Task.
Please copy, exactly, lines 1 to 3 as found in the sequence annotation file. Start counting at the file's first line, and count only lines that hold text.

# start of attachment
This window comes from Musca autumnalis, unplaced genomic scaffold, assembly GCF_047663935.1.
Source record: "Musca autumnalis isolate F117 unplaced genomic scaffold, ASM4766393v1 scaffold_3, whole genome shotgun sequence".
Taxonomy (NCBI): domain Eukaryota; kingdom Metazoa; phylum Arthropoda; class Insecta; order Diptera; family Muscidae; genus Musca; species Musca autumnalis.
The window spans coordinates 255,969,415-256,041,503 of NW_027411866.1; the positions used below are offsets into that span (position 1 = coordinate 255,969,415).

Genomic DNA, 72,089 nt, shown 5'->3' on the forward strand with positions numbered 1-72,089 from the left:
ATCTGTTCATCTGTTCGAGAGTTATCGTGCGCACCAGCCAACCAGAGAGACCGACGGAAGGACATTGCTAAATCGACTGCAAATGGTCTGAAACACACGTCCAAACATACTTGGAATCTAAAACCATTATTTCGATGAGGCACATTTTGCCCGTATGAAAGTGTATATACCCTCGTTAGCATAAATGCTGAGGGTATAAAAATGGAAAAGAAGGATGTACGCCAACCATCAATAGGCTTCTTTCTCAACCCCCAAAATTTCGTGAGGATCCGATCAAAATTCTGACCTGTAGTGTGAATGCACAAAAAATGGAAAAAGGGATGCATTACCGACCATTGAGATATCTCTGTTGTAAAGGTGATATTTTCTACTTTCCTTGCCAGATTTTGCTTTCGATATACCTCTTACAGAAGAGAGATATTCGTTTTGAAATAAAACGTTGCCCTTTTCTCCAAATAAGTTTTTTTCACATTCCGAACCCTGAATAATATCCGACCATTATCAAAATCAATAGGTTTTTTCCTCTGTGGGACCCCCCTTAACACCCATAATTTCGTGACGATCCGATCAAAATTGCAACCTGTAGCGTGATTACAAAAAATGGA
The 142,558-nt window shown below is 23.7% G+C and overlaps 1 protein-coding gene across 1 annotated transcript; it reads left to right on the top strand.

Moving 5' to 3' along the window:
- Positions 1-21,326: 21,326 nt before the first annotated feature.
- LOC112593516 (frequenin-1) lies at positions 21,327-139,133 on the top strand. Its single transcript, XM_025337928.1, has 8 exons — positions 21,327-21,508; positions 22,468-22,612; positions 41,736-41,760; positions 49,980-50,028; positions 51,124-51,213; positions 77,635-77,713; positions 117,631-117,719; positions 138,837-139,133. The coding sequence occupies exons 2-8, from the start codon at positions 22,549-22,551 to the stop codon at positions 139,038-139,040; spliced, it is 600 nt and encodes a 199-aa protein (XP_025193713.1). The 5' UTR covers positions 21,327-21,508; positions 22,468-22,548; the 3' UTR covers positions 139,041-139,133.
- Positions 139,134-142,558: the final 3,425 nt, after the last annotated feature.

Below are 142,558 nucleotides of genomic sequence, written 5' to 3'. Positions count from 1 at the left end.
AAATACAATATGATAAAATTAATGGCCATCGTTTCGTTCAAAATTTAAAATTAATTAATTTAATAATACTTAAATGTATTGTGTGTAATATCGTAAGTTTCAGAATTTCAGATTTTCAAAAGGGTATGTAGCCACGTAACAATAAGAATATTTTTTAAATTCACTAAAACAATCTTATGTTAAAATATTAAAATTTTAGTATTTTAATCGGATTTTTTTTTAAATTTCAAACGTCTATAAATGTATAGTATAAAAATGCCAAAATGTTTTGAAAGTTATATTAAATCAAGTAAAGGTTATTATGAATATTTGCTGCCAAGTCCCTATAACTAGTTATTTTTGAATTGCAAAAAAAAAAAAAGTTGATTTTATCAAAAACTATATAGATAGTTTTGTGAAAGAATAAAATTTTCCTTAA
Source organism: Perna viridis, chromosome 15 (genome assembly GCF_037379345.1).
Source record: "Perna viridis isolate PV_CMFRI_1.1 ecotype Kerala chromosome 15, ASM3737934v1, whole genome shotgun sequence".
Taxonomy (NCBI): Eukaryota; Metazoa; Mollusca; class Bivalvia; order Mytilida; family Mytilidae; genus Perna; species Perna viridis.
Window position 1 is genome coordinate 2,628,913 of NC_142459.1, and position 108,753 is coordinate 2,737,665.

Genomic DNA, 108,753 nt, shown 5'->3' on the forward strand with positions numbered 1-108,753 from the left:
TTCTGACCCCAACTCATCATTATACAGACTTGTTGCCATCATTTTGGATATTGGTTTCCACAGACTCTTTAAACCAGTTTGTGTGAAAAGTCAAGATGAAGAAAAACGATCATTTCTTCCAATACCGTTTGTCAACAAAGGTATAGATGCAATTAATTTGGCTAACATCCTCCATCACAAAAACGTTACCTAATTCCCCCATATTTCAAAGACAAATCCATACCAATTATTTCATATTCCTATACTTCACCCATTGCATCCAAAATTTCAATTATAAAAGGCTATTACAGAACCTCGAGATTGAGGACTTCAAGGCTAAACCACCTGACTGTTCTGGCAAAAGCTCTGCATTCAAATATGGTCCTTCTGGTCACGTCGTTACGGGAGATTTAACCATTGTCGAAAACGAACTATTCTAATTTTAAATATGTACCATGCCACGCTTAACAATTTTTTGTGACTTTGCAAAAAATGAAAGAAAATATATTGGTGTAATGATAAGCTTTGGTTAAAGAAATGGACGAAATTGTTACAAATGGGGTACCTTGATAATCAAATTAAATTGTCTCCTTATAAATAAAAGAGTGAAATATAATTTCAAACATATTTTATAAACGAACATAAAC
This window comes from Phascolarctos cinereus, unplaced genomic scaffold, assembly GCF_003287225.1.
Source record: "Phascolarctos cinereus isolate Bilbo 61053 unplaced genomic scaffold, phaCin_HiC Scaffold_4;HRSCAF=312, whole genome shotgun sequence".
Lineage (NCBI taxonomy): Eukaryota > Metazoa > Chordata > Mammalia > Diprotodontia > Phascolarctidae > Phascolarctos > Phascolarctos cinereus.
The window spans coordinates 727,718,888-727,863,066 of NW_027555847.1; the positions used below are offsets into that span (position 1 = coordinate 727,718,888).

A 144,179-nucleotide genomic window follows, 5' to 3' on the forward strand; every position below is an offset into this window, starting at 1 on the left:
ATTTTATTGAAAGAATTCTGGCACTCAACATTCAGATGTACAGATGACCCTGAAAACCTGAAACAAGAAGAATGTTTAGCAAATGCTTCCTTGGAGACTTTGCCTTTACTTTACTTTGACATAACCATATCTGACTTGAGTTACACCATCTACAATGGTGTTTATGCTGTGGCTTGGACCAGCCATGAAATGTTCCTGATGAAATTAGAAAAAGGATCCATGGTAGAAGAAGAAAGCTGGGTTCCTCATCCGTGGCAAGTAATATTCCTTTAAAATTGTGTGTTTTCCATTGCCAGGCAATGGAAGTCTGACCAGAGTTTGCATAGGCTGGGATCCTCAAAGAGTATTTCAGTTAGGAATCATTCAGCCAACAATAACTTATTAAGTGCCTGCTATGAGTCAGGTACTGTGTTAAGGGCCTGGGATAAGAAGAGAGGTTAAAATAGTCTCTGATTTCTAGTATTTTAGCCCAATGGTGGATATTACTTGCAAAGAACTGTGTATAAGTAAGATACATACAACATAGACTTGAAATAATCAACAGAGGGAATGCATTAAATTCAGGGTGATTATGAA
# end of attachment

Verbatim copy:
This window comes from Musca autumnalis, unplaced genomic scaffold, assembly GCF_047663935.1.
Source record: "Musca autumnalis isolate F117 unplaced genomic scaffold, ASM4766393v1 scaffold_3, whole genome shotgun sequence".
Taxonomy (NCBI): domain Eukaryota; kingdom Metazoa; phylum Arthropoda; class Insecta; order Diptera; family Muscidae; genus Musca; species Musca autumnalis.